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2018 Look-Back: A Year of Research, Data and Insights for Education Leaders

Employee Absences

New Research on the Teacher Shortage and Hiring Practices

In 2018, we released our Leak in the Pipeline report series on teacher recruiting and hiring practices that may be worsening the teacher shortage.

In part one, the research uncovered a potential hiring bias towards “word of mouth” candidates. Specifically, while only 15% of job applications come from referrals, over 30% of educators are hired from those sources

Percent of Teachers with Active Certifications

The data also revealed that approximately 1/3 of all educators abandon their positions for other teaching jobs within just 3 years. One has to ask — are we hiring the best-fit teachers with the most potential for success (and retention)?

Following on the heels of the first report, the second report, Repairing the Leak, pointed out an additional bias: hiring for “cultural fit” — an often-ill-defined concept that could be masking unconscious bias in teacher hiring.

In our survey, cultural fit was ranked one of the most important factors in teacher hiring – even higher than teacher experience or teacher training. Yet many districts lack a clear definition for measuring what cultural fit actually is.

Perceived Importance of Hiring Factors

Added to that – fewer than 10% of respondents expressed full confidence in their recruiting and hiring strategies to yield the best available applicants. Clearly there is room for improvement, and rooting out unconscious hiring bias could be a key area of improvement for school districts.

Read the Report 

Additional Resources

Confidence in Hiring During Uncertain Times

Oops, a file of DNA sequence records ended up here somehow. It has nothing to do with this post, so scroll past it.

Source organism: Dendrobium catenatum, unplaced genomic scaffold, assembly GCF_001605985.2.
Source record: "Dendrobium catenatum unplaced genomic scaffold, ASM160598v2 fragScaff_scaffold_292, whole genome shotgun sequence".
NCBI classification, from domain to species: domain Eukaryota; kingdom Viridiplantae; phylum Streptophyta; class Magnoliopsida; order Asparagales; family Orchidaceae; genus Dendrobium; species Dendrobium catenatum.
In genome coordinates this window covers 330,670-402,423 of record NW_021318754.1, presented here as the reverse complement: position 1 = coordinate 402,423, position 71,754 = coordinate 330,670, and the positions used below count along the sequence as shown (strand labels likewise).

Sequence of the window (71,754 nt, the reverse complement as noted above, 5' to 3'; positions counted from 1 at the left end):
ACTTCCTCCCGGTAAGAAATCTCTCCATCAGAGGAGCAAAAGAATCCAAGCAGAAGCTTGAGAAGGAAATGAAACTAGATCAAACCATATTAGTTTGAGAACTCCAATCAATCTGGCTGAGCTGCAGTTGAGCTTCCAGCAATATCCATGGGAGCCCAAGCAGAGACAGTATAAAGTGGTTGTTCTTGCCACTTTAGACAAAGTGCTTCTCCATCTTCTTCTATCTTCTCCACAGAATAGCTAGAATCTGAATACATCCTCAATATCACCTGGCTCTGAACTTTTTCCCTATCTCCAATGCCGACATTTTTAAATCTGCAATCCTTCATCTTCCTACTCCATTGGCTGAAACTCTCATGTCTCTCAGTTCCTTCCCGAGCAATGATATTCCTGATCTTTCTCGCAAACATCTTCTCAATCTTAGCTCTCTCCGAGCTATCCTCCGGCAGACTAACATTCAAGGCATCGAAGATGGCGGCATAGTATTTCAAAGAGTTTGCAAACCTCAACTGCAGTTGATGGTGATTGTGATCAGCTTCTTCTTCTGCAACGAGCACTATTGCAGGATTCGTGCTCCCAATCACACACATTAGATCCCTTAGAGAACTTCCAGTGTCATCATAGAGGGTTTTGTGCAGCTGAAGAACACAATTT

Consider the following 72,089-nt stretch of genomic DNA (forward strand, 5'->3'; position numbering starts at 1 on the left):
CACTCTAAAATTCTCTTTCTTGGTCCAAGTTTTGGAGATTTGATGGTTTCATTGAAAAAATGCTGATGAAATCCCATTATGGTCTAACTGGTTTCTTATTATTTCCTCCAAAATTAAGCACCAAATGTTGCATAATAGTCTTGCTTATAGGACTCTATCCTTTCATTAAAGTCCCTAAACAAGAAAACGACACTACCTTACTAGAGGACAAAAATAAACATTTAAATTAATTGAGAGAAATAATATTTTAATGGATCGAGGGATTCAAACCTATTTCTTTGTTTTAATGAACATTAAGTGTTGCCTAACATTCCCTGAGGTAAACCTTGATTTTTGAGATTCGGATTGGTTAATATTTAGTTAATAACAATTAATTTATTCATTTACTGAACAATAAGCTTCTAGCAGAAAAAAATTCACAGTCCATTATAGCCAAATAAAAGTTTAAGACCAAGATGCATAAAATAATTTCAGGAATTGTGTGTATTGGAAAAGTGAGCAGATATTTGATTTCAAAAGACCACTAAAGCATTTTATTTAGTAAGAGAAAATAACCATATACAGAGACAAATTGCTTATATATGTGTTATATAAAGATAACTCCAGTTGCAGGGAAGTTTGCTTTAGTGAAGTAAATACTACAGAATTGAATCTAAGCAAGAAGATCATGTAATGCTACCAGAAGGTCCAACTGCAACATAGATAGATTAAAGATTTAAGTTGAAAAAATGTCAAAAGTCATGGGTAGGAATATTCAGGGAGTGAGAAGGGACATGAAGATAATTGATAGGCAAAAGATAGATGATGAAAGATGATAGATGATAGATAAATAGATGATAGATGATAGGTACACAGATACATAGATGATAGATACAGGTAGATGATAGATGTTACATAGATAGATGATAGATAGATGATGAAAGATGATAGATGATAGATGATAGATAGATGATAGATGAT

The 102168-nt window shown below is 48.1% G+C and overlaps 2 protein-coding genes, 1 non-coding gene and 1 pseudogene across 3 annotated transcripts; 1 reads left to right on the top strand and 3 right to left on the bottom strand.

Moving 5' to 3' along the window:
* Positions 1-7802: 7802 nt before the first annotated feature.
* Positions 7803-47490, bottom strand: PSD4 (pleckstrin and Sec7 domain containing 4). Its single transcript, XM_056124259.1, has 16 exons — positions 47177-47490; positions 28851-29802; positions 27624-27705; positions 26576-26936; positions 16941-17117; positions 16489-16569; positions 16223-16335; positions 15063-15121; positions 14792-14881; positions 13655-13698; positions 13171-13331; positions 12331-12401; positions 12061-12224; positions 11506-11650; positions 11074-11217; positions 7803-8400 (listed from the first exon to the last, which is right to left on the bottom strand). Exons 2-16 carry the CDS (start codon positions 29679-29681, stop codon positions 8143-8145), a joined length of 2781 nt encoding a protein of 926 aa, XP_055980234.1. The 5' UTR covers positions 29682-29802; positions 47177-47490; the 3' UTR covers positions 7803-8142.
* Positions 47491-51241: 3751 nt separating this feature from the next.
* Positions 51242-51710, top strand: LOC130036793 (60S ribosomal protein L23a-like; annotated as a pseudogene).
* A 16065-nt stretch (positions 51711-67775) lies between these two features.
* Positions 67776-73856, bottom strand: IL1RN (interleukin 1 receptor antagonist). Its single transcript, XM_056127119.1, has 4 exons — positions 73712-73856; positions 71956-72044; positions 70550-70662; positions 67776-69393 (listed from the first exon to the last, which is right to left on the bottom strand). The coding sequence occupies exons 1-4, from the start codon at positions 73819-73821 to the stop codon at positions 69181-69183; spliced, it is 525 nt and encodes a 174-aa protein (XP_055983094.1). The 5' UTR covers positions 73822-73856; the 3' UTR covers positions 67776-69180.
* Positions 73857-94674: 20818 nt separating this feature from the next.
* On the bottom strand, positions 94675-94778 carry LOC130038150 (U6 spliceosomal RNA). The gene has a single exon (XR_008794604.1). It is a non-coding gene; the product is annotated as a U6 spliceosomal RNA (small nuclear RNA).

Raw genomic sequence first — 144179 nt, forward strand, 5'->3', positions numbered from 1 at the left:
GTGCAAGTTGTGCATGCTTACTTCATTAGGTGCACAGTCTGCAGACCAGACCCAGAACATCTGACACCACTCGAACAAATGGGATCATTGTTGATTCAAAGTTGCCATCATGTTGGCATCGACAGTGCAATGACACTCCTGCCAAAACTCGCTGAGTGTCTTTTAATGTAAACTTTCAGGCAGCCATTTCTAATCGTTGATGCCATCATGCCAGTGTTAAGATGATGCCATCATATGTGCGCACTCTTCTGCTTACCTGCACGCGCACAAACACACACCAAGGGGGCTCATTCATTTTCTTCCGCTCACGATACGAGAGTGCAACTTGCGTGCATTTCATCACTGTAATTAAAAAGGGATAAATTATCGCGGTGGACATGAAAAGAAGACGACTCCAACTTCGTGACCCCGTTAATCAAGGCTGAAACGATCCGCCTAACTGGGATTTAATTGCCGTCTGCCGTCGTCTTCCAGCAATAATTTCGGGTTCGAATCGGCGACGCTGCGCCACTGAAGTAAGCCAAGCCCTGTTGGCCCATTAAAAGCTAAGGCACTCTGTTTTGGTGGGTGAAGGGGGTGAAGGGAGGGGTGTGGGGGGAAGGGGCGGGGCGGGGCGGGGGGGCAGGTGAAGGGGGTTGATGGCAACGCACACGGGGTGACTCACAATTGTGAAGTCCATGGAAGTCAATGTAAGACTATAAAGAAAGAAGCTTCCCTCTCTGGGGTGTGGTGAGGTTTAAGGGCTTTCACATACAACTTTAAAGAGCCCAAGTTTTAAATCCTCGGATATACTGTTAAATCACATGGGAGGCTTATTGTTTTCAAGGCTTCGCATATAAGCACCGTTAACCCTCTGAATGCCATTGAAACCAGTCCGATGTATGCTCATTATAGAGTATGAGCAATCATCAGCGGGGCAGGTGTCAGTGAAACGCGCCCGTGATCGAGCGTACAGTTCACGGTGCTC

What are the numbers saying — and how can you improve?
Learn more

Exploration of a Strategic Approach to Human Capital Management

With growing teacher shortages and teacher burnout, school district leaders are turning increased attention to their human capital management strategies. But many lack a framework for how to bring a data-based approach to this important area.

The Institute’s report, Balancing the Equation: How Talent Data Can Lead to Better Decision-making for K-12 Leaders, explores the rich history of policy and practice around data usage and applies the lessons learned to a strategic vision for data-driven human capital management.

Read the White Paper 

Additional Resources

K-12 Human Capital Management Journey: A Free Assessment
How far along is your journey?
Find out now

Annual Report: National Absence & Hiring Trends

Our popular annual absence report was expanded this year to include both absence and recruiting and hiring data.

Based on millions of records from Frontline Absence & Time and Frontline Recruiting & Hiring, the report revealed many interesting insights.

One of particular note: although employees requiring a substitute were absent less often during the 2017-18 school year, fill rates continued to fall — in part because substitutes worked fewer days on average. In fact, nearly half of all substitutes did not work at all.

Average # of Absences per Employee


Average Fill Rate

Lower Fill Rates

% Non-working Substitutes

Average # of Days Worked by Substitutes

These unfilled classrooms resulted in a loss of approximately 850 million instructional days nationwide throughout the school year.

Read the Full Report 

Additional Resources

Why Substitutes Work in Your District (or Not) — and What You Can Do About It
The Center for Research and Reform in Education at Johns Hopkins University used Frontline Education’s data to explore substitute teacher preparation and working patterns in greater depth.

Read the results

Elizabeth Combs

Elizabeth Combs began her career as an elementary school teacher and Director of Administrative and Instructional Technology at Patchogue-Medford School District before moving to Imperial Software Systems, a professional learning services company, where she eventually served as President. She then held positions at My Learning Plan Inc. as President and Chief Strategy Officer. With degrees from the State University of New York at Geneseo and Teachers College, Columbia University, Ms. Combs has a passion for leveraging technology to support educator growth and over two decades of experience developing solutions rooted in best practices for professional development.